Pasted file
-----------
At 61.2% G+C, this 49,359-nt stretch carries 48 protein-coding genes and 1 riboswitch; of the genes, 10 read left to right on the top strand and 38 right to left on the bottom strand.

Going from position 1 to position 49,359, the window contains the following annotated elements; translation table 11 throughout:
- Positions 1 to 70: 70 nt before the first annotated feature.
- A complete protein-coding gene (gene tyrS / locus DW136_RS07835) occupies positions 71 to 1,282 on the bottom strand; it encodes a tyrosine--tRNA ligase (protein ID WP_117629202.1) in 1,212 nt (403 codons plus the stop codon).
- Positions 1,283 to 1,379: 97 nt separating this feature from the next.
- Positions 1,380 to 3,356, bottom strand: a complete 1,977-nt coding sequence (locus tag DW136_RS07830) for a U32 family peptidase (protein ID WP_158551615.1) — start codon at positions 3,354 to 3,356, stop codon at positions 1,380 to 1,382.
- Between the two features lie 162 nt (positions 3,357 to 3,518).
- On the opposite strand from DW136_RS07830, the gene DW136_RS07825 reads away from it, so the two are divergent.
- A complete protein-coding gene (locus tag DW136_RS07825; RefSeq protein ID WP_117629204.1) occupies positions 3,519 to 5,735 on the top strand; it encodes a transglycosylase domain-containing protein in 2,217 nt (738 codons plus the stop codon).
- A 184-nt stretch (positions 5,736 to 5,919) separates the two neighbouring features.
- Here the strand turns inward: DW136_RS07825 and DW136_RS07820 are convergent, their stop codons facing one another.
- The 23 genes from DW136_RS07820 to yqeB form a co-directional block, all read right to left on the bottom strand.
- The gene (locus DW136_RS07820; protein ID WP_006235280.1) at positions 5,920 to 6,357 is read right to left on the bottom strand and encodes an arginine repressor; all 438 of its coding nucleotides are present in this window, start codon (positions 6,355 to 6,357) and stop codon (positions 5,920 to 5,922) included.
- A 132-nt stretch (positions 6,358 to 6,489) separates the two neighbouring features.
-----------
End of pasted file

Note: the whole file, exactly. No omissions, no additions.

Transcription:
At 61.2% G+C, this 49,359-nt stretch carries 48 protein-coding genes and 1 riboswitch; of the genes, 10 read left to right on the top strand and 38 right to left on the bottom strand.

Going from position 1 to position 49,359, the window contains the following annotated elements; translation table 11 throughout:
- Positions 1 to 70: 70 nt before the first annotated feature.
- A complete protein-coding gene (gene tyrS / locus DW136_RS07835) occupies positions 71 to 1,282 on the bottom strand; it encodes a tyrosine--tRNA ligase (protein ID WP_117629202.1) in 1,212 nt (403 codons plus the stop codon).
- Positions 1,283 to 1,379: 97 nt separating this feature from the next.
- Positions 1,380 to 3,356, bottom strand: a complete 1,977-nt coding sequence (locus tag DW136_RS07830) for a U32 family peptidase (protein ID WP_158551615.1) — start codon at positions 3,354 to 3,356, stop codon at positions 1,380 to 1,382.
- Between the two features lie 162 nt (positions 3,357 to 3,518).
- On the opposite strand from DW136_RS07830, the gene DW136_RS07825 reads away from it, so the two are divergent.
- A complete protein-coding gene (locus tag DW136_RS07825; RefSeq protein ID WP_117629204.1) occupies positions 3,519 to 5,735 on the top strand; it encodes a transglycosylase domain-containing protein in 2,217 nt (738 codons plus the stop codon).
- A 184-nt stretch (positions 5,736 to 5,919) separates the two neighbouring features.
- Here the strand turns inward: DW136_RS07825 and DW136_RS07820 are convergent, their stop codons facing one another.
- The 23 genes from DW136_RS07820 to yqeB form a co-directional block, all read right to left on the bottom strand.
- The gene (locus DW136_RS07820; protein ID WP_006235280.1) at positions 5,920 to 6,357 is read right to left on the bottom strand and encodes an arginine repressor; all 438 of its coding nucleotides are present in this window, start codon (positions 6,355 to 6,357) and stop codon (positions 5,920 to 5,922) included.
- A 132-nt stretch (positions 6,358 to 6,489) separates the two neighbouring features.